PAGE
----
Designing Effective Health Communications: a Meta-Analysis of Experimental Results

Punam Anand Keller, Dartmouth College
Donald R. Lehmann, Columbia University
What is the optimal design for health communications? A meta-analysis examines three categories of characteristics that affect response, context (e.g., prevention vs. detection), message factors (e.g., framing), and individual differences (e.g., gender). A sample of 85 empirical papers involving nearly 30,000 participants indicates that one important difference is whether message effectiveness is evaluated using attitudes towards recommendations or intentions to follow the recommendations. Overall, results indicate that the format of health messages is critical in shaping attitudes and intentions and that considerable thought needs to go into ensuring that appropriate communication and evaluation approaches are utilized.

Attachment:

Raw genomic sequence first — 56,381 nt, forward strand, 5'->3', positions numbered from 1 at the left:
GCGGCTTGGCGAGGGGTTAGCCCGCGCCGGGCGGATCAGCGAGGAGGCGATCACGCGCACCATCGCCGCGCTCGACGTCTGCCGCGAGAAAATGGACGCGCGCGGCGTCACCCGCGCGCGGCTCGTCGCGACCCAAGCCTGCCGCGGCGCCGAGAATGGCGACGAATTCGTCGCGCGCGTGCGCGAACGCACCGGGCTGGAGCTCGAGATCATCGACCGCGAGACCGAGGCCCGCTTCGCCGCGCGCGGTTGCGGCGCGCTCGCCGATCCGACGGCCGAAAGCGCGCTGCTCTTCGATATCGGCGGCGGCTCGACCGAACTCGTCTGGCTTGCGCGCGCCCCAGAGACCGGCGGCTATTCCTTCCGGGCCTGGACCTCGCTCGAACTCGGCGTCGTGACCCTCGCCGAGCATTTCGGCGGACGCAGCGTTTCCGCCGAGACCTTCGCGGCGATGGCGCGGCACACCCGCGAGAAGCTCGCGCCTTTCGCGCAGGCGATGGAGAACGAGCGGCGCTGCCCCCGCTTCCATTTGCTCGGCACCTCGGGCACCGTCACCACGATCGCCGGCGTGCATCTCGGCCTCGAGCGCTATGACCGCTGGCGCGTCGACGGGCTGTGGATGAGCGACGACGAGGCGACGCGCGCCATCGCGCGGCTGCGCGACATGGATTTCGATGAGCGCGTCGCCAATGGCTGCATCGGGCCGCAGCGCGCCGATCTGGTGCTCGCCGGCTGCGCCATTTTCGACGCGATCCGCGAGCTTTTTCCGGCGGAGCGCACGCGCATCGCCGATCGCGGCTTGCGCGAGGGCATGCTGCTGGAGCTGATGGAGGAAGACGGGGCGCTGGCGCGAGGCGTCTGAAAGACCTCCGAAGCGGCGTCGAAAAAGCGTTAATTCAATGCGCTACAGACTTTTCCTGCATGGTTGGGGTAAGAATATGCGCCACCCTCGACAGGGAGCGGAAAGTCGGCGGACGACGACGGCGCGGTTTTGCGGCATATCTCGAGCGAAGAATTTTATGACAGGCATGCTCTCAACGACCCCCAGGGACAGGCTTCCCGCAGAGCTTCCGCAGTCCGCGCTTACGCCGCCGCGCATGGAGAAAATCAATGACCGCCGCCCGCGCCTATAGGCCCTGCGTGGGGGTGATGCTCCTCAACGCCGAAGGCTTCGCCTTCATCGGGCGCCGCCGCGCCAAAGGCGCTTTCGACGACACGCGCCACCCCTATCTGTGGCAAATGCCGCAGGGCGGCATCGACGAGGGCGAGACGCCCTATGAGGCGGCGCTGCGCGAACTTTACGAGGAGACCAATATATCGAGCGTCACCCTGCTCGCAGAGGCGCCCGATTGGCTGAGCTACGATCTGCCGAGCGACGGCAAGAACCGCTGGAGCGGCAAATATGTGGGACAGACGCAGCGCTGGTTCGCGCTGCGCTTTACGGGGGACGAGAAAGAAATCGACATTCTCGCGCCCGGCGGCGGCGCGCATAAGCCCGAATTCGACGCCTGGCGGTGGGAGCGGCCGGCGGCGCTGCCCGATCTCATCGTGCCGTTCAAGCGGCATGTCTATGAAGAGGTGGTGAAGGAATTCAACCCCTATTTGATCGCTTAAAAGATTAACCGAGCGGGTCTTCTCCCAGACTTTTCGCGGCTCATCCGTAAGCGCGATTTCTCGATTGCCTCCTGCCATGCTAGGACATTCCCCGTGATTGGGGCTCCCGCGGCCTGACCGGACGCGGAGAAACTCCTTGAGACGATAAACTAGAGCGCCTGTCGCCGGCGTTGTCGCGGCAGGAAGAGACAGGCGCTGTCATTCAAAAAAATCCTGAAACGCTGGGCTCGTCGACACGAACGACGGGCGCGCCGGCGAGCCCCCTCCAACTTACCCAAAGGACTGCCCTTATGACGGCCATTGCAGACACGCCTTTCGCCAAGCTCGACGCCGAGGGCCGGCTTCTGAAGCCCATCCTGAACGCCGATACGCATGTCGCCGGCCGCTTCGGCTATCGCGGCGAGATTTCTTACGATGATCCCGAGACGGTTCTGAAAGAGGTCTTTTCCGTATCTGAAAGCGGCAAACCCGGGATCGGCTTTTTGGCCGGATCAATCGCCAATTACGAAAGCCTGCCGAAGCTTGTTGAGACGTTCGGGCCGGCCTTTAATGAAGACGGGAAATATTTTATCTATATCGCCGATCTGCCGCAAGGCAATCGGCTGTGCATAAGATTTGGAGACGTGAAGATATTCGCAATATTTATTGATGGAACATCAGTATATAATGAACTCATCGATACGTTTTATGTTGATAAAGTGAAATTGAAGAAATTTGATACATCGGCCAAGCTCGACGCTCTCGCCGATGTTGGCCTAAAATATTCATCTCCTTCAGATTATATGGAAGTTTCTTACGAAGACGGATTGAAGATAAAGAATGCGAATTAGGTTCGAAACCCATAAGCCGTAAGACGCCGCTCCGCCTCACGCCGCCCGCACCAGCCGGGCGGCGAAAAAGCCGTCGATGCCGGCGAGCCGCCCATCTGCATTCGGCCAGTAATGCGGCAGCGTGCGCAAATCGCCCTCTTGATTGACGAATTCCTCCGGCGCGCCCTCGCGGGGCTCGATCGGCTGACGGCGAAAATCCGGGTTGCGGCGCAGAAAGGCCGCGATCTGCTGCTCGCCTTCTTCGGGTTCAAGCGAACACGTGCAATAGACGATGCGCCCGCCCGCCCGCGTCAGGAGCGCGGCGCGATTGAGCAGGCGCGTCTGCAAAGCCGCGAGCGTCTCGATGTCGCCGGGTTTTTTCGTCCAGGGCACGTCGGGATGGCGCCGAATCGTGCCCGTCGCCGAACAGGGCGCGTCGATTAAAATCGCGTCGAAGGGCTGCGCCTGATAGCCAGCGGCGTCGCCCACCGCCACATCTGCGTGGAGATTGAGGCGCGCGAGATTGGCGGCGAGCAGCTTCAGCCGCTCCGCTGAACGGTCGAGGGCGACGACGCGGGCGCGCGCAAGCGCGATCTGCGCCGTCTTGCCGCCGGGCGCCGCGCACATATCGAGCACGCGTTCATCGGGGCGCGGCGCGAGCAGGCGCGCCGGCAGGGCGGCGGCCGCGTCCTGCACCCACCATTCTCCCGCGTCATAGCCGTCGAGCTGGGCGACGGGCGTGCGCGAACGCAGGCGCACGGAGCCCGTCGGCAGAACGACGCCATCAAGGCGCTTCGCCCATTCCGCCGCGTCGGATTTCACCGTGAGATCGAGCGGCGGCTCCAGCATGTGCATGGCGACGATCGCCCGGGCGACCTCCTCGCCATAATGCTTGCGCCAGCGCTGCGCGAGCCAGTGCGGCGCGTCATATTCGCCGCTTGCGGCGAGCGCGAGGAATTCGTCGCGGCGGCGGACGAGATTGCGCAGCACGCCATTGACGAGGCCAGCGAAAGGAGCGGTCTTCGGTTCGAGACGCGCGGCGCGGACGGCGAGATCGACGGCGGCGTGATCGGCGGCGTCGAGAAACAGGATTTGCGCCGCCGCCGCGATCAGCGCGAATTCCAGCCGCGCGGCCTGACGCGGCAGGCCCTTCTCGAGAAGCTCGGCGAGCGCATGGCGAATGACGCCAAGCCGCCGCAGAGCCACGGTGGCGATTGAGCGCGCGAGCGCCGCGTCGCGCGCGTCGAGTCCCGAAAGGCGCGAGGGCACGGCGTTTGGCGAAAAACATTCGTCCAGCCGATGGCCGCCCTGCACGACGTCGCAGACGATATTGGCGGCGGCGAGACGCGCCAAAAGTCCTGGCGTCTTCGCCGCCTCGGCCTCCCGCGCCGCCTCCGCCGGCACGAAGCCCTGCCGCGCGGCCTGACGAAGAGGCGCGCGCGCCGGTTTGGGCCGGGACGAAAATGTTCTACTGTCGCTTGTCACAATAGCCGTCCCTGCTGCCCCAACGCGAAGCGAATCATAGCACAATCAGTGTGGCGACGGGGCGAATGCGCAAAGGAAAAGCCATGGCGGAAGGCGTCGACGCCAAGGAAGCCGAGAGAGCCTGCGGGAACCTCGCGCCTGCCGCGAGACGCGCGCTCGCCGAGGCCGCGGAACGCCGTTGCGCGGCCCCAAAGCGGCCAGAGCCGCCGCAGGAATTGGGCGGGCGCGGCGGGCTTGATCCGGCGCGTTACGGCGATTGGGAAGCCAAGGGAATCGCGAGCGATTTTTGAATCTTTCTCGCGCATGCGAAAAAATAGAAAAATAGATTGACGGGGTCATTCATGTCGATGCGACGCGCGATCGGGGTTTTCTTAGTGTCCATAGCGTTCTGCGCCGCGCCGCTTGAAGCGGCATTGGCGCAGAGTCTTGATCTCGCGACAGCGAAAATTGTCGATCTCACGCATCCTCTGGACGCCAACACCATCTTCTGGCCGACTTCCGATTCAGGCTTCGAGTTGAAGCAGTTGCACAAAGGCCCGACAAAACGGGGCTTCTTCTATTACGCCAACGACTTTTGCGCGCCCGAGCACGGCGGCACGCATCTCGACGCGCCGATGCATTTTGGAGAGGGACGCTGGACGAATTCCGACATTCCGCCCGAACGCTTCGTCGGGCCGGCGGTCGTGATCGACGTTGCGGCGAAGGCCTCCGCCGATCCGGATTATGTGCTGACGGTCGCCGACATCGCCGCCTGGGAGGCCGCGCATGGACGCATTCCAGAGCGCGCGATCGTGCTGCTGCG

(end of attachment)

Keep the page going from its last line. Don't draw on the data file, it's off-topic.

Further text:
[ to cite ]:
Punam Anand Keller and Donald R. Lehmann (2008) ,"Designing Effective Health Communications: a Meta-Analysis of Experimental Results", in NA - Advances in Consumer Research Volume 35, eds. Angela Y. Lee and Dilip Soman, Duluth, MN : Association for Consumer Research, Pages: 117-121.